Since 1987 I have covered over 50 stories for publications ranging from The Progressive to The New Yorker to American Lawyer. These have mostly been political stories; campaigns, issues, events. Here are some of the places the work has taken me.

George W. Bush in Texas, reelection, 1998

Ollie North in Virginia. Four-way race for senate: North, Charles Robb, Douglas Wilder, Marshall Coleman.  The New Yorker, 1998


The People of the Colonias, immigrants on the border, Texas Monthly, 2006

From The Capitol at Austin for Texas Monthly, the upper and lower houses.  In the Assembly we have a more egalitarian, down and dirty politics, while in the Senate there is a more patrician feel.  On the day I visited in 2007 Walter Cronkite, a native Texan, was honored. In person.


The state capitol in Austin is very impressive.  The tourists agree and you can tell by their camera phone salutes.

More to come . . .


Hi from Istanbul 

Greetings from Turkey! I’m revisiting the town that enchanted me when I was here in June. Then I was a member of the Aydin Dogun International Cartoon Contest. This time I’m here to help give awards to the winners. I’ve been traveling around town seeing sites with these folks and getting to know them. They are from all over the world (Iran, China, Poland, Ukraine, etc.) but we all have a great deal in common: we’re all very devoted to cartoons and illustrations and will overcome most anything to get the chance to work.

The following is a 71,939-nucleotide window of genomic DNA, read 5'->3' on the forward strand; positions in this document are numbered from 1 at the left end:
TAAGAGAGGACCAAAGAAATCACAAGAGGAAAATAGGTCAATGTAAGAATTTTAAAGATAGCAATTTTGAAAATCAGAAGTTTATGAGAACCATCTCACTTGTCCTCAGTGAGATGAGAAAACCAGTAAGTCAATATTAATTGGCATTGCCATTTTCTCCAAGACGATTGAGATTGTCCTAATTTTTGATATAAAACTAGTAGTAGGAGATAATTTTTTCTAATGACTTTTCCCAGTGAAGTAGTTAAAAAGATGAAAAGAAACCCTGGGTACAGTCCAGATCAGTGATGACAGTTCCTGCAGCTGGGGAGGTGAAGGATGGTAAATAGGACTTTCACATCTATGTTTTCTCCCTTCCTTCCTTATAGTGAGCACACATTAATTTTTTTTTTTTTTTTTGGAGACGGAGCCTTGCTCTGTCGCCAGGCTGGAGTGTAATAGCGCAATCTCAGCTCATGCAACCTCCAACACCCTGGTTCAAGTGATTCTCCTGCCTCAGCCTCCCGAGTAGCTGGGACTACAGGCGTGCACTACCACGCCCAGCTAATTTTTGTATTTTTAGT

I was very inspired by Ohran Pamuk, the Nobel Prize winner this year. When he was young he was a painter inspired by his city, yearning to tell it’s stories. He still does it. He discusses the feeling of Huzun, which is a kind of melancholy special, he thinks to Turkey. Maybe Turkey and Brooklyn.

By this he means a kind of coming to grips with the loss of world status as a power that lasted almost 2000 years, and how amidst the ruins of Empire there are human ruins. Here’s the view from my hotel. The magnificent Blue Mosque, sitting obliviously atop the struggling world below.

As soon as I arrived yesterday I took a walk along the Bosphorus and met some fisherman.

A very talkative one was grieving over the Israeli bombing of Palestinian civilians and then gave me the election results.

Julian Pena Pai of Romania, another winner. He works for three newspapers, does two cartoons a day, makes 1000 Euros a month. His wife brings in 400. They have 3 kids.

Things we saw today. The Ayasofya: Byzantine, then Ottoman, then municipal shrine. It is the tangible ghost of human striving (10,000 workers built it in 5 years) and political/cultural dynamism.

Turkish kids are amazing. Very open and trusting. They only know one English word and attack you with it. With a warm embrace of life they say, �Hey, mister, see me!!! We said, he’s Iranian, he’s Chinese, he’s American. They said, Hello!!!

This tree in the Topkapi Palace is 600 hundred years old. From, like, the Crusades!

An Italian tourist.

Istanbul street sweeper.

So we finally arrived at the awards ceremony last night. This guy couldn’t wait for it to start. 

The first prize went to Pawel Kuczynski of Poland. His art was of soldiers taking thread and sewing up trenches. Kind of like a prayer.